The wallet-busting flood of diligently researched and expertly packaged compilations of top-class West African music continues.
The subject of Soundway's admirably focused dig into the archives is Nigerian polymath Sir Victor Uwaifo’s self-styled ekassa music of the early ‘70s. Sculptor, inventor, poet and – as the title of this collection suggests – super-charged guitarist and band leader, Uwaifo is best known for mid ’60s hits with his band the Melody Maestros, such as Joromi and Guitar Boy. A few years on from those records, we find Sir Victor integrating the relaxed, shuffling folkloric music of his native Benin region into a rhythmic, funky dance sound centred round deep, dirty bass and busy rhythm guitar chops that parallel much of the American soul recordings of the period - think Betty Wright session guitarist Little Beaver’s clipped style or those hugely influential early James Brown records, the influence of the latter partially extending to the use of horns (in the form of judicious use of saxophone fills here and there). Over the top of all that, Uwaifo calls and responds with his band in his local Edo language whilst firing out some wild borderline-psychedelic wah-wah lead guitar. The result is a slightly weird, occasionally manic, always funky Nigerian dance genre to file right between your Afrobeat and highlife albums.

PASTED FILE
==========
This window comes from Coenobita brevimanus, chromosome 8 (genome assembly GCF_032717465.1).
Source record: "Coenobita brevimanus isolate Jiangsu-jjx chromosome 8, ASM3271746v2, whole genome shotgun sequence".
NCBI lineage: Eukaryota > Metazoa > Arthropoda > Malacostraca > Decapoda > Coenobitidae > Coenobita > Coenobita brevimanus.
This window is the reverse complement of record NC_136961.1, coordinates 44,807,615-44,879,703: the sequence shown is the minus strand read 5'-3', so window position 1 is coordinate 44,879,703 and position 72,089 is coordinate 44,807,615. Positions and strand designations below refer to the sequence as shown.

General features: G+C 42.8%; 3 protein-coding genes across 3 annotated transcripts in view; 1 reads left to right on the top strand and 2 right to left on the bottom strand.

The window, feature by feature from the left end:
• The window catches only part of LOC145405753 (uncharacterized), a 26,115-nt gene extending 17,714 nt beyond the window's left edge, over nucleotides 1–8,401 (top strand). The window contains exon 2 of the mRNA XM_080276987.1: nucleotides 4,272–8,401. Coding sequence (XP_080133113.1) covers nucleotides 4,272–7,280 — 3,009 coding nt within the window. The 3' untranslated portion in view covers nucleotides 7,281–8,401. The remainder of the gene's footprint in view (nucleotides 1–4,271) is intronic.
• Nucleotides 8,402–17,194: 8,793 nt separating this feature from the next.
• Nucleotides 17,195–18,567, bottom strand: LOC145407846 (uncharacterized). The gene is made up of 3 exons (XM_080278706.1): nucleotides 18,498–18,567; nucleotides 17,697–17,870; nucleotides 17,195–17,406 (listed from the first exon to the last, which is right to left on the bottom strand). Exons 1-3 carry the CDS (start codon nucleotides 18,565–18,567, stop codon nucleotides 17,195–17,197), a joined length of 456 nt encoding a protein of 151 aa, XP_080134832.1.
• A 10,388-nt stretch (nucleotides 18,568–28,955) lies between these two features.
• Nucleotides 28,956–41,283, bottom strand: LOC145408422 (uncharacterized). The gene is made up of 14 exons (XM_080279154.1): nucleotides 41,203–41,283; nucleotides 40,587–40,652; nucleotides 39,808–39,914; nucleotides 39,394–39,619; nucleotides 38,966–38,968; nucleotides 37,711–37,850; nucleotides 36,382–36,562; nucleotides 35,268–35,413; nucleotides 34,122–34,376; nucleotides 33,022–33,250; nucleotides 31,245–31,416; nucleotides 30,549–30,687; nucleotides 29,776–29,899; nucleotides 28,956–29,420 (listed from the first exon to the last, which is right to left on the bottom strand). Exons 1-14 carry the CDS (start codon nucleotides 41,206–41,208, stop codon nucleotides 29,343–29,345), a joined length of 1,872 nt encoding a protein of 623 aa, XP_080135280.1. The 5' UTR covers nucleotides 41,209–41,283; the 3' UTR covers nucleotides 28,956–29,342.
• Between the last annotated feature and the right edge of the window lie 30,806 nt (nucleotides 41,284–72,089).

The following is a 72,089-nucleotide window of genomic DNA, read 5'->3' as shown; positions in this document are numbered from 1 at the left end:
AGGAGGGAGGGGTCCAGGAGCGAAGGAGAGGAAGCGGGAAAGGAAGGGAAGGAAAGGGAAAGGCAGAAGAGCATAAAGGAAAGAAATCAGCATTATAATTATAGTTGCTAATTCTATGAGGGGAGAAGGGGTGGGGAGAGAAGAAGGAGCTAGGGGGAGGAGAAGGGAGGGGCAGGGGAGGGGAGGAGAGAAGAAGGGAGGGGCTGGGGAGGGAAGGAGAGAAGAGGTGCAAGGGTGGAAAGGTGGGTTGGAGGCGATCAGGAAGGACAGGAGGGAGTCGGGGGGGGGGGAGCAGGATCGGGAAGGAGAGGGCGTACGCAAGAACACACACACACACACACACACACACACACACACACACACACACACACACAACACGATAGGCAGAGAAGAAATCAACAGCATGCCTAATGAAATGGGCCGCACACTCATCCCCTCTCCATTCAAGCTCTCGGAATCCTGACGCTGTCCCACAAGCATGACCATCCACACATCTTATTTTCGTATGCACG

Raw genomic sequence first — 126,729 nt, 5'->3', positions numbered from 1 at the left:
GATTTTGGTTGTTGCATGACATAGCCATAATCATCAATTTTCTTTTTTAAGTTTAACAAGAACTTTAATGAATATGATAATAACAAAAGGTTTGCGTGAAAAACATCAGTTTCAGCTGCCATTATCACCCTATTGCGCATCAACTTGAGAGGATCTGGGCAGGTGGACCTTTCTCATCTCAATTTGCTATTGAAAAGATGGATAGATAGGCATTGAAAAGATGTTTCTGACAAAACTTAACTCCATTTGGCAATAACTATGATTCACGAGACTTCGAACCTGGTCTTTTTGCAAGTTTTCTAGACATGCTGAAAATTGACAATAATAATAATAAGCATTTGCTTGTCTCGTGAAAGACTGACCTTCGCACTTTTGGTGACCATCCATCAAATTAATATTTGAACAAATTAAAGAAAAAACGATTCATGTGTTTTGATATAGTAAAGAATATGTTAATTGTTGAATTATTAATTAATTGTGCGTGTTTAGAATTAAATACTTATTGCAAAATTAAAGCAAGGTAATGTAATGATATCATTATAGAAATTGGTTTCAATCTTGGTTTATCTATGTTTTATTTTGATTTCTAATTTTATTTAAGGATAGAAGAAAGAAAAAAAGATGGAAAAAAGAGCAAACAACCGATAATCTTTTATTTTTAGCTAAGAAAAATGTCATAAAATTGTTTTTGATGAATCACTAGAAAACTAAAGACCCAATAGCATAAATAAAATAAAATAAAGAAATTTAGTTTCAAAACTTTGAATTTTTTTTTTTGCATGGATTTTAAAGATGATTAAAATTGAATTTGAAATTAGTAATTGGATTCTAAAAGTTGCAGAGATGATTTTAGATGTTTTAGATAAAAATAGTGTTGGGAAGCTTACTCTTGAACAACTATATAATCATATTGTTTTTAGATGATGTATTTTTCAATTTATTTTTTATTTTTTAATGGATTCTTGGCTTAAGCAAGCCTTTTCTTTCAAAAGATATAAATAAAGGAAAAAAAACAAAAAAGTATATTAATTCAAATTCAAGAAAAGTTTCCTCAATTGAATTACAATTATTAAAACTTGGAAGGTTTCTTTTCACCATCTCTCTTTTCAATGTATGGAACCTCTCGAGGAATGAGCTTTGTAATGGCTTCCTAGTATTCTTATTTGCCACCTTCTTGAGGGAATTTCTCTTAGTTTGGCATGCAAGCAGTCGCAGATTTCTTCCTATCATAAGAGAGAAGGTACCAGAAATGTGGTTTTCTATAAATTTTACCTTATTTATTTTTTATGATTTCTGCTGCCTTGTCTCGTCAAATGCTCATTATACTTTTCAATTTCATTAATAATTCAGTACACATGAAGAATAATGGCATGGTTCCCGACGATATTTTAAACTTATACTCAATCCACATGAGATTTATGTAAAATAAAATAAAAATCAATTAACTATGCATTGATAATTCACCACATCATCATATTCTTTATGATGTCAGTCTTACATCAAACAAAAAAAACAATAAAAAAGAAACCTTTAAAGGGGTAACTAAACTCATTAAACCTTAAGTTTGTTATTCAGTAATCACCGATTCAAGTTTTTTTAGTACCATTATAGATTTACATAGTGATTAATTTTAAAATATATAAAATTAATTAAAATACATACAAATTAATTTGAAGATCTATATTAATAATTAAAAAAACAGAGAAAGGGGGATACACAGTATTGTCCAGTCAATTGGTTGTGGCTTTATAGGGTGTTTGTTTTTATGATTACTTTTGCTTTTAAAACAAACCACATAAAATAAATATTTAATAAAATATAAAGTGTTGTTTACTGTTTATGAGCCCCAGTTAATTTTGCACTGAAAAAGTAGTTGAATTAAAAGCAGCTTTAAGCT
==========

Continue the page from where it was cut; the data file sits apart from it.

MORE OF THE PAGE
Soundway Records website